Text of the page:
There is nothing wrong with longer recovery periods. If your body says to rest, then let it rest. Besides, on longer distances, you naturally ride at a slower pace. I see it as a way to build your aerobic capacity. By that I mean you would be able to ride for a longer period of time at below threshold. I see that you are in San Juan Puerto Rico, so that means you ride all year round. That's great. Although you might be getting "island fever" much like the Hawaiian's.

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    Senior Member Chaco's Avatar
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    I'm in my mid 60's as well. If I have a ride that requires any significant effort, I take a rest day afterward. Especially if you're trying to get ready for a century, recovery time is essential at our age. You might try building up to a 40 mile ride on day 1 and day 3, and then a 60 mile ride on day 5 or 6. Once you can do a week with 40/40/80, you should be ready to go.
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    Senior Member Frankfast's Avatar
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    Quote Originally Posted by DnvrFox View Post
    What do you enjoy the most?

    What are your cycling goals?

    I don't see much of a difference between 15 to 20 mles, unless the extra 5 miles are straight uphill or something like that. I really don't se how age (60's) makes much of a difference.
    Extending from 15 miles to 20 miles is a 33% increase. I believe that is substantial. And for most of us, I believe, there is a big difference being in your mid-sixties than being in your mid-fifties.

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    Senior Member Frankfast's Avatar
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    Quote Originally Posted by Garfield Cat View Post
    There is nothing wrong with longer recovery periods. If your body says to rest, then let it rest. Besides, on longer distances, you naturally ride at a slower pace. I see it as a way to build your aerobic capacity. By that I mean you would be able to ride for a longer period of time at below threshold. I see that you are in San Juan Puerto Rico, so that means you ride all year round. That's great. Although you might be getting "island fever" much like the Hawaiian's.
    I do ride all year round and have a route that parallels the coast. There's a head wind going east but you are rewarded coming back with a tail wind. The roads are terrible with no shoulders and drop-offs that are deep. And the potholes make it seem like an obstacle course. I've had two flats in the past four days. Most drivers respect bicyclists but like everywhere, you have to watch. Everyone, and I mean everyone, drives with a cellphone on their ear.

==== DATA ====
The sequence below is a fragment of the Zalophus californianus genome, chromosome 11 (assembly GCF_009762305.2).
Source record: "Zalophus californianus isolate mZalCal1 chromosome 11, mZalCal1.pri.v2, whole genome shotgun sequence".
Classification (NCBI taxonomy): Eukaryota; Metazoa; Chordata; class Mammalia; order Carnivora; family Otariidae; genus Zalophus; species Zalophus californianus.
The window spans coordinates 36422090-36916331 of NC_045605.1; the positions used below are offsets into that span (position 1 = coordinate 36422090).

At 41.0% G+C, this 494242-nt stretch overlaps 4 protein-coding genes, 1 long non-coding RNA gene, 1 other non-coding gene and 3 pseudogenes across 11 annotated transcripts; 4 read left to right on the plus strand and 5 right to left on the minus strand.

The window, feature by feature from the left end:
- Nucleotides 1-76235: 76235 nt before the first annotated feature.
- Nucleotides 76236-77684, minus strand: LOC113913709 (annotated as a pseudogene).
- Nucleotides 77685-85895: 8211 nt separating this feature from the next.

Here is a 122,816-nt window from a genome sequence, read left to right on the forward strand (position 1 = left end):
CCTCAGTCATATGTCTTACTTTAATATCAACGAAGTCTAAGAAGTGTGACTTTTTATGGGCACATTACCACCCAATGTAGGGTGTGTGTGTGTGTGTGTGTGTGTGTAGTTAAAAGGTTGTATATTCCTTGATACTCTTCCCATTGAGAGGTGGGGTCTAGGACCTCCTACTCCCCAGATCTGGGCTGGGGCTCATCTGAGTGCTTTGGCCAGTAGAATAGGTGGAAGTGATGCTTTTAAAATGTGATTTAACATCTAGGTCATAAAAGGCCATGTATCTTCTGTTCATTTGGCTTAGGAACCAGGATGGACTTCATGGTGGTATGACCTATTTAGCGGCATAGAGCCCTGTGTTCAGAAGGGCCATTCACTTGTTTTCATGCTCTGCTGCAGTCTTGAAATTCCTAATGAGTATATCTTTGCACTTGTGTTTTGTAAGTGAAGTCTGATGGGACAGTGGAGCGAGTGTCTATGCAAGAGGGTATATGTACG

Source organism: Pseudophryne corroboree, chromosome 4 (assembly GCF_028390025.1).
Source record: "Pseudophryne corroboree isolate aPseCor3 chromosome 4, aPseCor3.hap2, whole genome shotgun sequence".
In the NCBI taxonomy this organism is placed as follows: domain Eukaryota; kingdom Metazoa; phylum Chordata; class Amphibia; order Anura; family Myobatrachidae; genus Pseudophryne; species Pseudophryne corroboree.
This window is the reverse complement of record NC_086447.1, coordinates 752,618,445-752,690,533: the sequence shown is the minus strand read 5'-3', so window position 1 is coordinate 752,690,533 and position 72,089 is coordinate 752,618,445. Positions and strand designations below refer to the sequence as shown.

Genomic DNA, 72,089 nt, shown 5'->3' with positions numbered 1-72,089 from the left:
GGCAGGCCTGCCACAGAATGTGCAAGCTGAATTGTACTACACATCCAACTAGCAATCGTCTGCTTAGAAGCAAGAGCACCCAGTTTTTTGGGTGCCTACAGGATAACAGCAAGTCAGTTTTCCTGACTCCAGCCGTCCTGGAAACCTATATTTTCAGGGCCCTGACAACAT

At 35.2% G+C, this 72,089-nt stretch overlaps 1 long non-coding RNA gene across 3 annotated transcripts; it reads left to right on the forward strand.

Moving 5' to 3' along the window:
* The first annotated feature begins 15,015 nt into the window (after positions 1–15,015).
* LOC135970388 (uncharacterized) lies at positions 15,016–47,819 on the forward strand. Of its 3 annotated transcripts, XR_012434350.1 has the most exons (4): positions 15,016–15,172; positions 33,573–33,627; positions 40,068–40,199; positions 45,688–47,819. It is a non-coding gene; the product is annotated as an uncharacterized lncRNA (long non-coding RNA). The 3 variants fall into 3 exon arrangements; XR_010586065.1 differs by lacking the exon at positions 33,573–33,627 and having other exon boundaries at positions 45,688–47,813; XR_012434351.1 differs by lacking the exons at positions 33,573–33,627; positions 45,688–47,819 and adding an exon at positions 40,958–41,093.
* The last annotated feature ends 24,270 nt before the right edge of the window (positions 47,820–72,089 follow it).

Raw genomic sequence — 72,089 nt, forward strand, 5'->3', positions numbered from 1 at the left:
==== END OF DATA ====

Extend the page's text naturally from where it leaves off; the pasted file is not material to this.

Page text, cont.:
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    Banned. DnvrFox's Avatar
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    Quote Originally Posted by Frankfast View Post
    Extending from 15 miles to 20 miles is a 33% increase. I believe that is substantial. And for most of us, I believe, there is a big difference being in your mid-sixties than being in your mid-fifties.
    And extending from a 1 mile ride to a 2 mile ride is a 100% increase. The point being that 5 additional miles on level ground is not a particularly stressful event, IMHO.

    If you increased from 15 to 30 - yes, that would be a significant increase.

    But, you know your body the best. As other have stated, listen to you body and follow its instructions. Rest when your body tells you to rest.

    As far as age goes, I ride 20 - 40 miles most every day and I am almost 10 years older than you. Today I did extensive resistance exercises (80 dips, planks, etc.), rode 20 miles, stretched, and swam for 45 minutes. I try to do a lot regardless of my "age."

    Good luck.

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    Senior Member John_V's Avatar
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    I'm turning 66 in October and I ride 30-32 miles a day with some rides up to 50 miles. I also ride 9 to 12 charity rides a year; most of them being metric centuries. My daily rides are normally under two hours. I seldom do recovery rides but often take one day a week off from riding so I can get things done around the house (wife's orders). I think it all comes down to what your body gets in the habit of doing on a daily basis.
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    Senior Member Frankfast's Avatar
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    Quote Originally Posted by DnvrFox View Post
    And extending from a 1 mile ride to a 2 mile ride is a 100% increase. The point being that 5 additional miles on level ground is not a particularly stressful event, IMHO.

    If you increased from 15 to 30 - yes, that would be a significant increase.

    But, you know your body the best. As other have stated, listen to you body and follow its instructions. Rest when your body tells you to rest.

    As far as age goes, I ride 20 - 40 miles most every day and I am almost 10 years older than you. Today I did extensive resistance exercises (80 dips, planks, etc.), rode 20 miles, stretched, and swam for 45 minutes. I try to do a lot regardless of my "age."

    Good luck.
    I think extending one mileage might be considered a very relative event. What is stressful to one may not be stressfull to another.

    And I think that one may consider you the exception rather than the rule because of your age and routine. For the rest of us senior pedestrians (and I don't mean that literally) we'll continue to struggle with 5 mile a day increases.